A coal fired navigation beacon was established on Beacon Hill at Newcastle in the early days of settlement as a warning and guide to mariners. Historian H.W.H. Huntington records that it was during Commandant William Lawson's twelve months rule that a flagstaff and coal-fired beacon were first established; other sources estimate the first beacon was built during Commandant Skottowe's tenure.
Lieut. Edward Close
A new flagstaff, signal station and coal-fired beacon were constructed in 1821 soon after Lieutenant Edward C. Close was appointed Engineer of Public Works at Newcastle. The beacon probably replaced the earlier construction -
Some of Lieutenant Close's first improvements as Engineer of Public Works were connected with the safety of navigation of the port. He was the first to put down mooring chains in the harbour, and removed some dangerous shoals. Near the signal station that was earlier established he built a fort on which he mounted seven guns. On the top of a mound near the signal station he built a pagoda house for the signalman, and constructed a large iron beacon-stand a few feet above the surface, on which there was a large coal fire lighted every evening at sunset. This beacon light consumed half a ton of coal per night, giving a large and clear light, visible in fine weather about 20 miles at sea. (1)
Difficulties of the Coal Fired Beacon
The beacon light was not without its problems; it was estimated to cost £240 per year to run. Sometimes government funding was hard to come by and there were calls for private subscriptions to be forthcoming; and in wet and windy weather it was difficult to keep alight or control.
Nevertheless the beacon was kept for thirty five years, finally ceasing existence on the night of the 31st December 1857 when Nobbys lighthouse showed its first light for the guidance of mariners. (1)
Extract from the Newcastle Morning Herald in April 1913 -
The lighthouse on Nobbys, at the entrance to Newcastle Harbour, has a history all its own, although one that is intimately bound up in that of the port to which it has rendered such valuable service over a long course of years. Few people now living are able to take their minds back to the time when there was no Nobbys lighthouse.
One who can do so, however, is Mr. Hugh Gilmour, who for many years past lived in a cottage in Reid-street, or Reid's-lane, as it is often called. The old gentleman has now reached the age of 95; but his recollections of the early days of Newcastle are remarkably clear and lucid. He was employed for a number of years in the harbour service, and for that reason is well qualified to speak as to the early development of the port.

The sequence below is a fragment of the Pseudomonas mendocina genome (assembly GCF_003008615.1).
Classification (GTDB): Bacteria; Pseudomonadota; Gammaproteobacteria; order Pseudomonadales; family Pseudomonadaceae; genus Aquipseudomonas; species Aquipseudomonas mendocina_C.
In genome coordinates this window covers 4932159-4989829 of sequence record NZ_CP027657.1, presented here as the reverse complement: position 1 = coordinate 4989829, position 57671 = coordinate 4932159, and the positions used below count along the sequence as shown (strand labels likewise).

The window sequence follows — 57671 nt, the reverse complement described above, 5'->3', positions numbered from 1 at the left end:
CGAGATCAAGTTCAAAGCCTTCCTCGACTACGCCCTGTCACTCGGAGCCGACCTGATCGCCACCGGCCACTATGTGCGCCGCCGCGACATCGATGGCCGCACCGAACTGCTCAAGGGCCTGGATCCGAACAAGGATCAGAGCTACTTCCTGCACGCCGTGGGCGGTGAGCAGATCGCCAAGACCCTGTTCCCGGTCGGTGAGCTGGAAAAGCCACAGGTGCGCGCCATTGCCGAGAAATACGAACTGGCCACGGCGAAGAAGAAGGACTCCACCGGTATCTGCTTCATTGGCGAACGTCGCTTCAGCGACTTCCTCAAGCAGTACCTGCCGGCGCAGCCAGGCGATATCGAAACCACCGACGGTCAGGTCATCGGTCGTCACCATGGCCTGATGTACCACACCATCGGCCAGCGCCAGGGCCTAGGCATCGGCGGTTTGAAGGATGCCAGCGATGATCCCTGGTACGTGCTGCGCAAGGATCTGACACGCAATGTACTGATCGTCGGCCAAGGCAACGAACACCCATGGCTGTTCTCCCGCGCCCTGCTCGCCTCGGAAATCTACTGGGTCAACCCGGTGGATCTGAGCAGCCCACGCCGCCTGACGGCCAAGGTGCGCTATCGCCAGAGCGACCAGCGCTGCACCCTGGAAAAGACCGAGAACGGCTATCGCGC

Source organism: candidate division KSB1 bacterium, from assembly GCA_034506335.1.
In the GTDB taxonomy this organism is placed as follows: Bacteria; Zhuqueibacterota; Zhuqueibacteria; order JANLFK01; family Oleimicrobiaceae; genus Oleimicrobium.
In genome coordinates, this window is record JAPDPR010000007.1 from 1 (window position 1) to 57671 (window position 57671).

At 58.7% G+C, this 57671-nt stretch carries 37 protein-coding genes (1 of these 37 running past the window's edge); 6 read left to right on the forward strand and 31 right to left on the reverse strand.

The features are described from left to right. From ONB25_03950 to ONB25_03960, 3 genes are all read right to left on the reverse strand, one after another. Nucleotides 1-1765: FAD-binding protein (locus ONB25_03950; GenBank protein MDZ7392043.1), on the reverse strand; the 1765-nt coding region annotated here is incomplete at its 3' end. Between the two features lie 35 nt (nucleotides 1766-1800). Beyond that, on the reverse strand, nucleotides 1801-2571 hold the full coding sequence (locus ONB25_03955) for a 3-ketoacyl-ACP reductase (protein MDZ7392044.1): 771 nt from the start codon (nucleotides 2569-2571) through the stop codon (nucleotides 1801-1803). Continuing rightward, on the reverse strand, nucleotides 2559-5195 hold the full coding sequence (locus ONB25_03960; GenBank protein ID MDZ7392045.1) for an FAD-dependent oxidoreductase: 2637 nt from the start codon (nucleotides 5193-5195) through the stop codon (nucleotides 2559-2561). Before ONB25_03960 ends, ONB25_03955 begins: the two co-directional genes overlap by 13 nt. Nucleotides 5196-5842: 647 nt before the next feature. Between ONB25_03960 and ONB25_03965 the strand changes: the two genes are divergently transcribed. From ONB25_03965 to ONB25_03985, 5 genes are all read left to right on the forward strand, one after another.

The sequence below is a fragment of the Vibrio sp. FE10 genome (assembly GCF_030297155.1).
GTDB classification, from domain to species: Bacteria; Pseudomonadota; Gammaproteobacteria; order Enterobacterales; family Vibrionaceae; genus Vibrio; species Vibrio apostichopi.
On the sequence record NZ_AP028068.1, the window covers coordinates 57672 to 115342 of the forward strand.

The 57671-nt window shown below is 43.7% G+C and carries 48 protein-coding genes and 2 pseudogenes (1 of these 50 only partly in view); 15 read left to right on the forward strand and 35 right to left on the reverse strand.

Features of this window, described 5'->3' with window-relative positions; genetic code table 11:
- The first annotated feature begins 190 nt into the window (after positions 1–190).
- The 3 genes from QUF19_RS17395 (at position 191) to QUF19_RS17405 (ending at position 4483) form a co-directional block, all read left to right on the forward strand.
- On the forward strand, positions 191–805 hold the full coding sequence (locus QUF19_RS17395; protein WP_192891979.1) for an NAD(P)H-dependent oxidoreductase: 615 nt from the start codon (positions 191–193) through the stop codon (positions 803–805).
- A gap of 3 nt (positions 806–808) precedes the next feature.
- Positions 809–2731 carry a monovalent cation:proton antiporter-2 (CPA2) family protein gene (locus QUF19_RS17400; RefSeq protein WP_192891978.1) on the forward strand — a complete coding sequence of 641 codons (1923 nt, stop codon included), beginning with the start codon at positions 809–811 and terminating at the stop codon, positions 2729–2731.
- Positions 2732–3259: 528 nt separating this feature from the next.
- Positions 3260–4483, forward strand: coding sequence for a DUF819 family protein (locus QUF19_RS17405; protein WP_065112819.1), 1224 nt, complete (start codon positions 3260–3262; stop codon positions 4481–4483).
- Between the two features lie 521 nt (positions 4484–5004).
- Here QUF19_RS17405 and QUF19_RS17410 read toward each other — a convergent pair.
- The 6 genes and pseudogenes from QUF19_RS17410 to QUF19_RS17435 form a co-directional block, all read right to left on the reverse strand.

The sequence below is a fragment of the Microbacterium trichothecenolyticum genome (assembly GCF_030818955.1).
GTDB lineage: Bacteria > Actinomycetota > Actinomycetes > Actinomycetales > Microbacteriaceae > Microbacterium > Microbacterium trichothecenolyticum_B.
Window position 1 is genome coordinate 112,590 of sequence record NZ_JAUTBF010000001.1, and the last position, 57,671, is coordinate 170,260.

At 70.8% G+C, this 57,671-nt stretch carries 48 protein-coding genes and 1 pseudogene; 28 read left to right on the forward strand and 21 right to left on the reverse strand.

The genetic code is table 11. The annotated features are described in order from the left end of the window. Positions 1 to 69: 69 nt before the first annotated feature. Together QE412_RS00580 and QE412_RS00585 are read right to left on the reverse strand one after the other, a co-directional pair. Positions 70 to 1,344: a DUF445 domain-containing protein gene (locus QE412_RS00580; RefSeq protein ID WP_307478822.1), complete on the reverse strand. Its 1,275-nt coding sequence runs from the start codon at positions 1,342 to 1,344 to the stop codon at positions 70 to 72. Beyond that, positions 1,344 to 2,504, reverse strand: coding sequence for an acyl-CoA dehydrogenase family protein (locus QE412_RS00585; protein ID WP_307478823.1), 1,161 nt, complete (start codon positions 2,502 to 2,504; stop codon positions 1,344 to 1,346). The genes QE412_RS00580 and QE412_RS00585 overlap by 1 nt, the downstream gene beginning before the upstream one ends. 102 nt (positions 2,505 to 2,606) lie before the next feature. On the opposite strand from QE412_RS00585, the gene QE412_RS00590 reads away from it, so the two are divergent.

Mr. Gilmour says he well remembers the time the present lighthouse was built in the 1850's. But even before that, there was a light to guide the anxious mariner into his desired haven, though it could hardly be termed a lighthouse. It consisted of a huge coal fire, which was located on Signal Hill, and when there was anything like a breeze blowing, the flames reared fiercely up skyward, making a lurid glare visible for many miles across the water.
The signal station then was in charge of James Royle, whose duty it also was to see the coal fire was maintained uninterrupted, night after night, from year's end to year's end. In this he was assisted by a man named Murphy.
The trade of Newcastle, comparatively speaking, was then insignificant. The vessels using the port were mostly ketches and schooners, which regularly made the 60-mile trip between Newcastle and Sydney, and a few brigs and small barques employed in the carrying of coal to Melbourne, Adelaide, Hobart and New Zealand. For such small craft, creeping cautiously along the coast, the blaze of the coal fire so conspicuously placed, served its purpose fairly well-at least, in fine weather. If can readily be imagined however, that the weather conditions frequently were such as to render it almost, if not quite useless, and this at times when an effective guiding light was more than ever necessary.
Lighthouse in 1850's
As the trade of the port developed, and the vessels arriving at and leaving it increased steadily both in number and size, the urgent need of a less primitive mode of lighting the way in at night was realised, and steps were taken to meet it. So it was that the present lighthouse on Nobbys was placed in position, as already mentioned. It was built by Messrs. Wright and Randell, the firm which also carried out the contract for the construction of the railway from Honeysuckle Point to Maitland, at the same time.